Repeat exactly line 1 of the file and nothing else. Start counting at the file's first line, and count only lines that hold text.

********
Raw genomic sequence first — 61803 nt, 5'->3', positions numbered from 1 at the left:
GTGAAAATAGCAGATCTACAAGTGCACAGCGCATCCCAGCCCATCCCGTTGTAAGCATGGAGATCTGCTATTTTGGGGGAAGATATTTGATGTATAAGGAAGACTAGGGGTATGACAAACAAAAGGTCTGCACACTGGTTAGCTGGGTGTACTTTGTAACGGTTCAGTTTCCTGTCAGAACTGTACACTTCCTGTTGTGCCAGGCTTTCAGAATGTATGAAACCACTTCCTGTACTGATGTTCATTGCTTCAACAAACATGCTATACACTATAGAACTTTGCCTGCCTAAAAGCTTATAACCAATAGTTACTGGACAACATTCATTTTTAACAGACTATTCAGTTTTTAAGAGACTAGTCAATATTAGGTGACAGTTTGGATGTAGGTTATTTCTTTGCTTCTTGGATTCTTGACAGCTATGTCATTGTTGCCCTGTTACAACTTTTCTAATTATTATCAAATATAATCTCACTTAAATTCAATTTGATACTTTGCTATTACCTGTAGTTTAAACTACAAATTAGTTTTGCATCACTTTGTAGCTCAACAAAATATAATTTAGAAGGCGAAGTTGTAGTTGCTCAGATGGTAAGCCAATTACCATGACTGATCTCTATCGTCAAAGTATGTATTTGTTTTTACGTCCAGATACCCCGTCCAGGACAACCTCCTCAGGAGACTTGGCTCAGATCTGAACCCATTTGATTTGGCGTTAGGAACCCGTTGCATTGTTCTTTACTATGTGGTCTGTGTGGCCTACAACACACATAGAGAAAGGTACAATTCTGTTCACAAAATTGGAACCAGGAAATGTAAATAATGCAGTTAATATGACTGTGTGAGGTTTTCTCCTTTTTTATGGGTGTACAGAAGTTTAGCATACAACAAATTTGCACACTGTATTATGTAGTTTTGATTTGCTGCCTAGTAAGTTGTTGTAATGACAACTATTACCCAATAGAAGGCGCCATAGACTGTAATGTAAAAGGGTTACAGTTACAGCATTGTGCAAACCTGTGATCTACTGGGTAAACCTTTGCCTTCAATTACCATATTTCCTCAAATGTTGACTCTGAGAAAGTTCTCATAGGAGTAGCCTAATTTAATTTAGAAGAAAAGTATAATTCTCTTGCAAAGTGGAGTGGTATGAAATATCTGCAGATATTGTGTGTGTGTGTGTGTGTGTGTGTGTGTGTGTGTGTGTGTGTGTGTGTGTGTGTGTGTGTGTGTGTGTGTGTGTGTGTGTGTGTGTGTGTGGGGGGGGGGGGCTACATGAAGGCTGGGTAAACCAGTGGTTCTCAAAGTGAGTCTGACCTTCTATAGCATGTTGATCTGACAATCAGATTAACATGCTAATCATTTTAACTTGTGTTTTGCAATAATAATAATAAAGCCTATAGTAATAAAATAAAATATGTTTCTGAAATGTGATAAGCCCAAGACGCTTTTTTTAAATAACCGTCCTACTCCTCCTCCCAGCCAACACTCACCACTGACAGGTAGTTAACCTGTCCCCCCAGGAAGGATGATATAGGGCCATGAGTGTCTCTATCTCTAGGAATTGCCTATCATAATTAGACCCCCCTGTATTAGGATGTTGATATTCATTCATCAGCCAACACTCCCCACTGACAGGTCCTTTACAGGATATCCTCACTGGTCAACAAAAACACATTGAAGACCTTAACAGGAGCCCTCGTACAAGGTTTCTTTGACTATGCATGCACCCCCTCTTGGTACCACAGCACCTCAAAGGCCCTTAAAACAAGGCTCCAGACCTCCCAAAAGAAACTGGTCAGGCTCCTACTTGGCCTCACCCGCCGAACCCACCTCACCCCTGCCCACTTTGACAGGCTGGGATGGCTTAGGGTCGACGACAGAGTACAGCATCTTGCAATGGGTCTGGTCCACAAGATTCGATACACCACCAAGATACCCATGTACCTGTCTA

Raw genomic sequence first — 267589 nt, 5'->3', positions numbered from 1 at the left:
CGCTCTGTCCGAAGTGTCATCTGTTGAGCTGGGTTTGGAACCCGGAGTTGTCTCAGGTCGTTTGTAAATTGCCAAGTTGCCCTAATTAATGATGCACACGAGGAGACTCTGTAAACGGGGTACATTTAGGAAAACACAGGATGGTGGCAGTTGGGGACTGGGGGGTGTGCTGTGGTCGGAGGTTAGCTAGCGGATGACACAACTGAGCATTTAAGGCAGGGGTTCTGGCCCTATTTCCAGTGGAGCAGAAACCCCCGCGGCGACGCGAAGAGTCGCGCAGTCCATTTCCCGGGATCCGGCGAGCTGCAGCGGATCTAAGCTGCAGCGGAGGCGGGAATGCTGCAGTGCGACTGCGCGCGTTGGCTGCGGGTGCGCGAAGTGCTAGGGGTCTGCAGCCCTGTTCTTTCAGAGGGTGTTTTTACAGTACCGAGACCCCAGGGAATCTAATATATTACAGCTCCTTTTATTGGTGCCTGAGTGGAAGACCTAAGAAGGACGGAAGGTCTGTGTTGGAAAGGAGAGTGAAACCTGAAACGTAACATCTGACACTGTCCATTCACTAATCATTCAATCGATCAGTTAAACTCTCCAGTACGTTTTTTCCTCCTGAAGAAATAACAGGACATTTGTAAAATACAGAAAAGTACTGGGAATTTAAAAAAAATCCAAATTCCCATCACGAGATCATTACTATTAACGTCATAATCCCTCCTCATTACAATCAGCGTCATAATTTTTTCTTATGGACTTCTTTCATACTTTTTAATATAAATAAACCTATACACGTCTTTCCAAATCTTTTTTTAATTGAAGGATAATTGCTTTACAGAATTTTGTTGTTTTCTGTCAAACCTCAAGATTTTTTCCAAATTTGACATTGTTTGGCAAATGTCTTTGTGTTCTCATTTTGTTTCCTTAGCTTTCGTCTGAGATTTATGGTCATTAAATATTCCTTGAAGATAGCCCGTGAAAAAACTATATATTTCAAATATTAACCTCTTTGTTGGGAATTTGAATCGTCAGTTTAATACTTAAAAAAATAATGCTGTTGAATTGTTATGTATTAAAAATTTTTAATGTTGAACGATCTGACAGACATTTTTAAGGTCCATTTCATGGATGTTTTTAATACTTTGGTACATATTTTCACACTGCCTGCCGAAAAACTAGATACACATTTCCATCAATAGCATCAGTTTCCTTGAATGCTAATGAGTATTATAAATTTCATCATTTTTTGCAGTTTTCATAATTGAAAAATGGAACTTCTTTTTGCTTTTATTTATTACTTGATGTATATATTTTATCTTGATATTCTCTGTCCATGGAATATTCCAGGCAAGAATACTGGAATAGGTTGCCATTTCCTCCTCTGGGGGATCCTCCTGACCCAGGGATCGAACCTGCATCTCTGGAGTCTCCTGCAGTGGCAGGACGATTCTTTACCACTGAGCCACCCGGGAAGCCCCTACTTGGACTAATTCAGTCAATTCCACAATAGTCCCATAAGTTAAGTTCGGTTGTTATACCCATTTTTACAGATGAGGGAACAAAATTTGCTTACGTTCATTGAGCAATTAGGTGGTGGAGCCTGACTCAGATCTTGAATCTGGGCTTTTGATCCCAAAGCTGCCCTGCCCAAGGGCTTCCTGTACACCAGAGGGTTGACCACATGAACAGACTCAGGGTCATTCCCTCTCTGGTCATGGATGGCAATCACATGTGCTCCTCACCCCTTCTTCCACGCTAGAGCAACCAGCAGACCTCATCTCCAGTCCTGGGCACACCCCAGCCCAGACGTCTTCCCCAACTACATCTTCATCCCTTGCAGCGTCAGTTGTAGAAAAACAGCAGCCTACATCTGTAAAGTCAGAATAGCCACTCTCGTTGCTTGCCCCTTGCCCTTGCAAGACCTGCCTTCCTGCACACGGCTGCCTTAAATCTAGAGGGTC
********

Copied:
Raw genomic sequence first — 61803 nt, 5'->3', positions numbered from 1 at the left: